Perhaps no part of the American economy is as politicized as manufacturing. Maybe for that reason, the real-time statistics sometimes don’t match the rhetoric floating around in speeches and in the media.
In recent months, some have argued that a “manufacturing renaissance” has come to United States. After a decade seeing outsourcing as essential strategy, multinationals have begun to bring factories back home. As higher wages in faraway China make it less attractive to set up and ship from there, cheaper land and energy plus greater automation have made it cheaper to make things here.
A survey of 528 Georgia manufacturers by accounting firm Habif, Arogeti & Wynne LLP and Kennesaw State University found that more of them had moved production from other states and countries into Georgia than vice versa in 2011. Asia was at the forefront of this insourcing trend, with 4 percent of respondents saying they brought work back from that region, compared to 2.6 percent the previous year.
Caterpillar Inc., one of Georgia’s big investment coups of 2012, is a prime example. The company’s decision to scale down excavator manufacturing in Japan was part of its decision to put a $200 million plant outside of Athens that could hire up to 1,400 people.
But it’s not just American companies returning home. Foreign auto suppliers are also flocking to Georgia, following the giant car makers that have put factories around the region, including Korea‘s Kia Motors and Germany‘s Volkswagen AG.
Kia said recently that it would issue $1.6 billion in bonds over 16 years to finance production enhancements at its West Point, Ga., factory as the vehicles produced there continue to shatter sales records. Suppliers are growing too, with investments ranging from $3 million (Sewon America) to $80 million (steering gear maker Mando Corp.) in 2012.
Throughout the year, German, Austrian, Danish, Canadian, Japanese and Korean auto suppliers announced plans for new or expanded Georgia factories. Panasonic Automotive Systems Co. of America said it would open a research center at the Georgia Institute of Technology, even though it makes car audio equipment in Mexico.
Big wins also came in biotechnology, with Baxter International breaking ground on a more than $1 billion biopharmaceutical plant in Covington that could employ 1,800 people. In December, Purac, a Dutch company that makes biomedical polymers announced a $20 million investment.
So why are some turning gloomy on manufacturing?
While the year started off bright, the presidential elections and the ensuing fiscal-cliff talks helped dampen activity in the latter half of the year, said Don Sabbarese, director of Kennesaw State University’s Econometric Center.
“Manufacturing was showing some really positive signs of growth, but by the time we hit around June or July, with a lot of the election stuff going on, it really started slipping and really hasn’t rebounded,” Dr. Sabbarese said.
Slowdowns in China and India, along with Europe‘s woes, have also hit exports, sapping factory activity, he said.
Georgia felt the pain in December, as manufacturing contracted for the second straight month, according to the center’s Georgia Purchasing Managers Index.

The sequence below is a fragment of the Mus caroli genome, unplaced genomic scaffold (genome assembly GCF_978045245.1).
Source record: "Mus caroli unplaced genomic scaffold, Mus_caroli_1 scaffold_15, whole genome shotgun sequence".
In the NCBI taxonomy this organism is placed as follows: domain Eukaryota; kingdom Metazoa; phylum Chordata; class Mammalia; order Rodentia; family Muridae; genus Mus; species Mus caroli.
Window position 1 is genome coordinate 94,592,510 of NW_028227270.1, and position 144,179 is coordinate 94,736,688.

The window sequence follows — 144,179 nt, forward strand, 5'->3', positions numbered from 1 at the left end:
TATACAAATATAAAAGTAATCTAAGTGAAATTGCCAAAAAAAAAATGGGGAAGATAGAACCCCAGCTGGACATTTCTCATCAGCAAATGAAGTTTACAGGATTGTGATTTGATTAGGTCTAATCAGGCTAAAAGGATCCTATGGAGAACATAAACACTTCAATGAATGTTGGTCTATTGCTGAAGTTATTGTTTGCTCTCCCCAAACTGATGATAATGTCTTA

The index read 45.2, down 1.2 points from November as production and new orders slumped. Anything less than 50 means that manufacturing activity is shrinking in the state.
Still, there have been signs of optimism for 2013.
Take German firms around the United States, which in the Southeast are heavy on manufacturing: Nearly all of them expected their business to grow in 2012 and three-fourths said that they planned to hire in 2013, according to a December survey.
The Georgia Department of Economic Development is upbeat coming off its best fiscal year ever, said Gretchen Corbin, the department’s deputy commissioner for global commerce.
“We see manufacturers who need to be closer to their customers, and our infrastructure and logistics network, anchored by the ports and Hartsfield airport, make it very easy for companies both international and domestic to speedily move products and services to market,” Ms. Corbin said, adding that the state’s universities and workforce training programs are also a plus.
The global commerce division, in charge of both foreign and domestic expansions and relocations, worked on 403 projects, announcing new investments totaling nearly $6 billion for the fiscal year ended June 30, 2012. About 44 percent of those, 178 in all, involved manufacturing. Foreign companies accounted for 29 percent of the total, though it wasn’t clear how many of those were manufacturers.
The Metro Atlanta Chamber also worked on Baxter and some other manufacturing wins like voestalpine, an Austrian supplier of metal and structural parts to the VW plant in Chattanooga, Tenn. The company’s $62 million investment in Bartow County could create 220 jobs.
But just looking at new factory announcements isn’t the whole picture, said Jorge Fernandez, vice president for global commerce at the chamber.
Many companies, including a Brazilian auto supplier he’s currently assisting, first look at Atlanta for a sales office with an eye toward building factories later, he said.
“Sales office, distribution, manufacturing. When we talk about foreign companies, that’s their normal route,” Mr.Fernandez told Global Atlanta.
That said, landing the “sexier” announcements like Baxter can “build an ecosystem” that bolsters his sales pitch to smaller companies, he said.
“Last time I was in India, the fact that I talked about that Baxter had landed here, that opened a lot of eyes,” he said.